Toby’s new cage – our first traditional flight cage

Toby and Kelly have been living single for several weeks now and it’s still going great. They are both getting good rest, individual attention and have enough time to play without someone else bothering or attacking them. I had ordered Toby a new cage from Doctors Foster & Smith a while ago, but it was back-ordered and the fulfillment date just kept getting pushed out further and further. So, I finally decided to cancel the order and get her a traditional flight cage.

At first, we thought we would get another HQ Victorian Top Bird Cage, which has served us well for a long time. I love that it looks like a nice piece of furniture, instead of just a utilitarian bird cage. Also, it’s really solid and not at all flimsy, which is something that bothers me about the Vision Small Bird Cage that we used for a car ride. I know a lot of people love Vision cages because they contain mess and are easy to clean, but it just doesn’t feel like a permanent bird home to me.

Anyway, it initially seemed like a no-brainer to just buy another HQ Victorian Top and put Toby’s new cage right next to Kelly’s existing. I ordered the cage and didn’t even notice the back-order warning when I checked out (ooops!), so it wasn’t until 5 days later that I started wondering why it hadn’t shipped, and then realized I would still have to wait another month for delivery!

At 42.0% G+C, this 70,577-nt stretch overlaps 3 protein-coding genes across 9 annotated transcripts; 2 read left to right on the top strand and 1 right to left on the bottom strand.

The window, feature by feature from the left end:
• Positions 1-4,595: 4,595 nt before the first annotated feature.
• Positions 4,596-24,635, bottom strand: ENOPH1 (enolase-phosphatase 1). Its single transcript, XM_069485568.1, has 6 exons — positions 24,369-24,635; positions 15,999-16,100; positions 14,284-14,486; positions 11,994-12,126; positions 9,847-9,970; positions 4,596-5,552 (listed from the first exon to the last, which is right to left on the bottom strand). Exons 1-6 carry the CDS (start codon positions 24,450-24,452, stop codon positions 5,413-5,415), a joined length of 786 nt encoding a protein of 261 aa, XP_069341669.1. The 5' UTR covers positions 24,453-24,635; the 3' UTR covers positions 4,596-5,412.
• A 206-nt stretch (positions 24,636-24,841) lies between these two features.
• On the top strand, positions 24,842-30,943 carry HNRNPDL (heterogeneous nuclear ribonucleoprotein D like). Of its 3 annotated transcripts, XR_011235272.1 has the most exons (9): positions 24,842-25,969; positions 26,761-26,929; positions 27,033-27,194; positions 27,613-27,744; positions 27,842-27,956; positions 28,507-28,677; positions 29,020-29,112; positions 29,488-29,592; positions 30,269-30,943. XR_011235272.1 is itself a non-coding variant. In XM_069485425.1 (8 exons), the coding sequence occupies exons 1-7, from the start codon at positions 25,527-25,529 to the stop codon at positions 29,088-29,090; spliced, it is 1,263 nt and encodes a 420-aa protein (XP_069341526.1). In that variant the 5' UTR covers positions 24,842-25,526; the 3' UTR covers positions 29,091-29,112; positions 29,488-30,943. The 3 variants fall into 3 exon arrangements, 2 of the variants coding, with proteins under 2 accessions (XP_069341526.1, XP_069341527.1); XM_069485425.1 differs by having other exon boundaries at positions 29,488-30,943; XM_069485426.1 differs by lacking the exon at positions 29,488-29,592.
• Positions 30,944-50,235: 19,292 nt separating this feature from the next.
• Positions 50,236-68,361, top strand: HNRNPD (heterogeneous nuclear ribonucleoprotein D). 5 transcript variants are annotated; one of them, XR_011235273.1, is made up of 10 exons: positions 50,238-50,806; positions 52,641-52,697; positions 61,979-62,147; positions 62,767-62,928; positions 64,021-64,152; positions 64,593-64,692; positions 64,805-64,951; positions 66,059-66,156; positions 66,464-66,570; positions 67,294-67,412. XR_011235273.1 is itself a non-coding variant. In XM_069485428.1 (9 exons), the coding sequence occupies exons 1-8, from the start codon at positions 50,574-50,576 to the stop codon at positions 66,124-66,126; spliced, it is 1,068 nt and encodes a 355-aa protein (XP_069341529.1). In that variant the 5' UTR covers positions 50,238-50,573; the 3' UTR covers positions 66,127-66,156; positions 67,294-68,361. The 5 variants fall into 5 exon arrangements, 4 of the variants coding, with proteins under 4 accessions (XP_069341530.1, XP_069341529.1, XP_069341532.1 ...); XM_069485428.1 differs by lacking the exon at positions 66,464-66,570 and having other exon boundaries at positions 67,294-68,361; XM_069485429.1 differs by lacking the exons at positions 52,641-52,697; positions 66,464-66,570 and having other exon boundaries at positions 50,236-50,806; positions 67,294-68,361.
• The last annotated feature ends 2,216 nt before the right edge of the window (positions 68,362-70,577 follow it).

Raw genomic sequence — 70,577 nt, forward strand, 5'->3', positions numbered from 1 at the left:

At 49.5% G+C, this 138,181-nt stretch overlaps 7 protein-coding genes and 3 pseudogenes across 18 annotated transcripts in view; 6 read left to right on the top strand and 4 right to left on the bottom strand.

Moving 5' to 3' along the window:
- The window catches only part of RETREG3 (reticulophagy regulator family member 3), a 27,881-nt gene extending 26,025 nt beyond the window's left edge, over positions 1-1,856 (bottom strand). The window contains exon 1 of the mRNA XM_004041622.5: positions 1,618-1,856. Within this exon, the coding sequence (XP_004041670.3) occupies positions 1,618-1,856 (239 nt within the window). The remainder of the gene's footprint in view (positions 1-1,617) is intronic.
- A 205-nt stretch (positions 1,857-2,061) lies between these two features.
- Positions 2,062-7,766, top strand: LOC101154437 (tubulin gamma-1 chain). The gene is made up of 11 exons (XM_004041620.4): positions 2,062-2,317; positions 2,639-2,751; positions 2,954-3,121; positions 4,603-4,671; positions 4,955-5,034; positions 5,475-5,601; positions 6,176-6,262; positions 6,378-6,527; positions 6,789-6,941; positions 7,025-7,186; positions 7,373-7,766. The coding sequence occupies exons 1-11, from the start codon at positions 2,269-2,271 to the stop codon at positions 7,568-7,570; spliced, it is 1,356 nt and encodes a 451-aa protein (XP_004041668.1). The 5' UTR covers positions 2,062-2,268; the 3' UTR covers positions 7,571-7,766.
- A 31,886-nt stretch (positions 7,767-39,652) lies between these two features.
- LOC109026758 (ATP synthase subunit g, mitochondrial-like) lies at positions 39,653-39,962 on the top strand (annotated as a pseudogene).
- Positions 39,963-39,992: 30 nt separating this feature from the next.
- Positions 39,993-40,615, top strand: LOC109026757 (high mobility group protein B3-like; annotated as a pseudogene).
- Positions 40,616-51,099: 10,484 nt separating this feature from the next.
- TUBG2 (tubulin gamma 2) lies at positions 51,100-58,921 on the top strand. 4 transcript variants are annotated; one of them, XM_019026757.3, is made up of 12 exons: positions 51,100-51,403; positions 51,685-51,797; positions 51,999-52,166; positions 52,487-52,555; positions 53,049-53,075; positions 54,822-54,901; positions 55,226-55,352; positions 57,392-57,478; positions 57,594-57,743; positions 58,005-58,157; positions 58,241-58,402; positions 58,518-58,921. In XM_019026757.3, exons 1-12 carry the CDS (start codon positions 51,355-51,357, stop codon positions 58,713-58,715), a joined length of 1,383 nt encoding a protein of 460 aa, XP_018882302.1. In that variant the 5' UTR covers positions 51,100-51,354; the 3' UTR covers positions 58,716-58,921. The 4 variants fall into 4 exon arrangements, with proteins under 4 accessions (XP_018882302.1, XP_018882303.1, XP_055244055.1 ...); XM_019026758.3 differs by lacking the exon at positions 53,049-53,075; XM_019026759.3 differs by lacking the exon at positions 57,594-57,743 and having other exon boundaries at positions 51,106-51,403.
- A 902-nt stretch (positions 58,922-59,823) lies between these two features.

I thought about canceling at that point, but Toby has been such a good sport about living in her old Prevue Park Plaza Bird Cage it’s really unbelievable. She goes right in at the end of the day and doesn’t even appear bothered that she can’t fly in her home cage. Because she’s being so chill about it I felt like we could wait the month.

Fortunately she’s continued to be a solid citizen about her living arrangement, because once the month passed the fulfillment date jumped again by two weeks! I know this has nothing to do with Doctors Foster & Smith, I’m sure it’s down to manufacturing delays for the cages themselves, but it was sort of a bummer realizing that not only were we delayed again, but I really couldn’t trust the new date either.

We were still pretty set on holding out for the HQ Victorian Top, but I started thinking about how much it would be a bummer to lose out on the flat top of the Prevue Park Plaza Bird Cage, which I use every day to keep food and water out when Toby and Kelly are out playing. We also put baths up there and toys for them to play with one top of the cage. The Victorian Top cage is really cool for them to hang out on, but it doesn’t have utility space the way the Prevue Park Plaza does.